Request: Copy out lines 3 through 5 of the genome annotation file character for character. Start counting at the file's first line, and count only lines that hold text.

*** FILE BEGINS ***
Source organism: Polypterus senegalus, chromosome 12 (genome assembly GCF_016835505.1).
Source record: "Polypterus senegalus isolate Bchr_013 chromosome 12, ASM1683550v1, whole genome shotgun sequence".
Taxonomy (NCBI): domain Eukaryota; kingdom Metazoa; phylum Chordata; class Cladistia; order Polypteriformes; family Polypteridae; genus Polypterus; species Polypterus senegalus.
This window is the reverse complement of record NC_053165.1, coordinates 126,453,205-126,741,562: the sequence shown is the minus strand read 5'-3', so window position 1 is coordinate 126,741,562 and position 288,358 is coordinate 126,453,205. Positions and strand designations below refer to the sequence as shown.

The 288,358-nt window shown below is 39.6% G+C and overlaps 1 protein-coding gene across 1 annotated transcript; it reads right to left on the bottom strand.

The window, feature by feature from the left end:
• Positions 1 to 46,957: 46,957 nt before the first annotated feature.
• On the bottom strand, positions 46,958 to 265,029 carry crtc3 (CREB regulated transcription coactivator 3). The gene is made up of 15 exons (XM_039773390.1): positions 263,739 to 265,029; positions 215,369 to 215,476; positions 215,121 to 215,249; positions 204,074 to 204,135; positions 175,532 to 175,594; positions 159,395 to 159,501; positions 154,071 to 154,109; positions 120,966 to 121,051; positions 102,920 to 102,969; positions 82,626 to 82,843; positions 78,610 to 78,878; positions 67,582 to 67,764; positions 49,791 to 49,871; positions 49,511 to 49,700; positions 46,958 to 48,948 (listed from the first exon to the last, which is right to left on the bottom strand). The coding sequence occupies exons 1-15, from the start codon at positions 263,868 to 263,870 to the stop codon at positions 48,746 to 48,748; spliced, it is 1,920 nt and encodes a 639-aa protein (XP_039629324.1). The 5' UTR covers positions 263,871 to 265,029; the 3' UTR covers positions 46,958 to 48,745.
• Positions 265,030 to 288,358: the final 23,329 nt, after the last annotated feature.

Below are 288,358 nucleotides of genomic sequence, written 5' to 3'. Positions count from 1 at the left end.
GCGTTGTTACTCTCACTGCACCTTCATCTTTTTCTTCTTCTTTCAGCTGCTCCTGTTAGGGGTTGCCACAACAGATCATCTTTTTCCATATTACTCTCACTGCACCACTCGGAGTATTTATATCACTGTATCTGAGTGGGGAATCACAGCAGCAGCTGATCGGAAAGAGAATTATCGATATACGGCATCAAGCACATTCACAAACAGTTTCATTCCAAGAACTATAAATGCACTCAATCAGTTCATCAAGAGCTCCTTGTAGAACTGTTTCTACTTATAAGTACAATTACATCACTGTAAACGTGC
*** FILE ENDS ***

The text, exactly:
Taxonomy (NCBI): domain Eukaryota; kingdom Metazoa; phylum Chordata; class Cladistia; order Polypteriformes; family Polypteridae; genus Polypterus; species Polypterus senegalus.
This window is the reverse complement of record NC_053165.1, coordinates 126,453,205-126,741,562: the sequence shown is the minus strand read 5'-3', so window position 1 is coordinate 126,741,562 and position 288,358 is coordinate 126,453,205. Positions and strand designations below refer to the sequence as shown.

The 288,358-nt window shown below is 39.6% G+C and overlaps 1 protein-coding gene across 1 annotated transcript; it reads right to left on the bottom strand.